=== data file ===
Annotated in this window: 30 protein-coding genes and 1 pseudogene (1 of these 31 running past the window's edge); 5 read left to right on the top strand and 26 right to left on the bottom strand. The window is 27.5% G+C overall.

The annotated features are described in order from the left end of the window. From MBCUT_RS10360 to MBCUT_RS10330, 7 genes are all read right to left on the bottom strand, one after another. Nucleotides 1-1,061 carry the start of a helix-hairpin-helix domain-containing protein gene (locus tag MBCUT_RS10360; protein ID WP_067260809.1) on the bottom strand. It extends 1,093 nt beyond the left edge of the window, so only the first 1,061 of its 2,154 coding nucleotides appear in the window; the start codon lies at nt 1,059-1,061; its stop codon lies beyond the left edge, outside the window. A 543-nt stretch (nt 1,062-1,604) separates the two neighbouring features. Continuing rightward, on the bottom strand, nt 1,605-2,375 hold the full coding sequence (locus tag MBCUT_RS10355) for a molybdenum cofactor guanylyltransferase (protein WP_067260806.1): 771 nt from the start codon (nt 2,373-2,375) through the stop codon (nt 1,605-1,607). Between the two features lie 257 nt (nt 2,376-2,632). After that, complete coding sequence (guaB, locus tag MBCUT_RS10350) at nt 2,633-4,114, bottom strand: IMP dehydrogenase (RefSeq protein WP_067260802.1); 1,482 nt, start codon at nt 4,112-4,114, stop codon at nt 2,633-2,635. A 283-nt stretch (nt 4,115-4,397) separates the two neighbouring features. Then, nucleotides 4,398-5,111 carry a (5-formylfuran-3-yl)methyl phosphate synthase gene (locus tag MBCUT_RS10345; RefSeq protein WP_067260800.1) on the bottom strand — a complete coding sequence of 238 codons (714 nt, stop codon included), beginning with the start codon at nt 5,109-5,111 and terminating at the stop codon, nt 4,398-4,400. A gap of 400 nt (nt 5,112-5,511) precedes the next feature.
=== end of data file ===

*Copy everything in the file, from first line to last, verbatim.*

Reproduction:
Annotated in this window: 30 protein-coding genes and 1 pseudogene (1 of these 31 running past the window's edge); 5 read left to right on the top strand and 26 right to left on the bottom strand. The window is 27.5% G+C overall.

The annotated features are described in order from the left end of the window. From MBCUT_RS10360 to MBCUT_RS10330, 7 genes are all read right to left on the bottom strand, one after another. Nucleotides 1-1,061 carry the start of a helix-hairpin-helix domain-containing protein gene (locus tag MBCUT_RS10360; protein ID WP_067260809.1) on the bottom strand. It extends 1,093 nt beyond the left edge of the window, so only the first 1,061 of its 2,154 coding nucleotides appear in the window; the start codon lies at nt 1,059-1,061; its stop codon lies beyond the left edge, outside the window. A 543-nt stretch (nt 1,062-1,604) separates the two neighbouring features. Continuing rightward, on the bottom strand, nt 1,605-2,375 hold the full coding sequence (locus tag MBCUT_RS10355) for a molybdenum cofactor guanylyltransferase (protein WP_067260806.1): 771 nt from the start codon (nt 2,373-2,375) through the stop codon (nt 1,605-1,607). Between the two features lie 257 nt (nt 2,376-2,632). After that, complete coding sequence (guaB, locus tag MBCUT_RS10350) at nt 2,633-4,114, bottom strand: IMP dehydrogenase (RefSeq protein WP_067260802.1); 1,482 nt, start codon at nt 4,112-4,114, stop codon at nt 2,633-2,635. A 283-nt stretch (nt 4,115-4,397) separates the two neighbouring features. Then, nucleotides 4,398-5,111 carry a (5-formylfuran-3-yl)methyl phosphate synthase gene (locus tag MBCUT_RS10345; RefSeq protein WP_067260800.1) on the bottom strand — a complete coding sequence of 238 codons (714 nt, stop codon included), beginning with the start codon at nt 5,109-5,111 and terminating at the stop codon, nt 4,398-4,400. A gap of 400 nt (nt 5,112-5,511) precedes the next feature.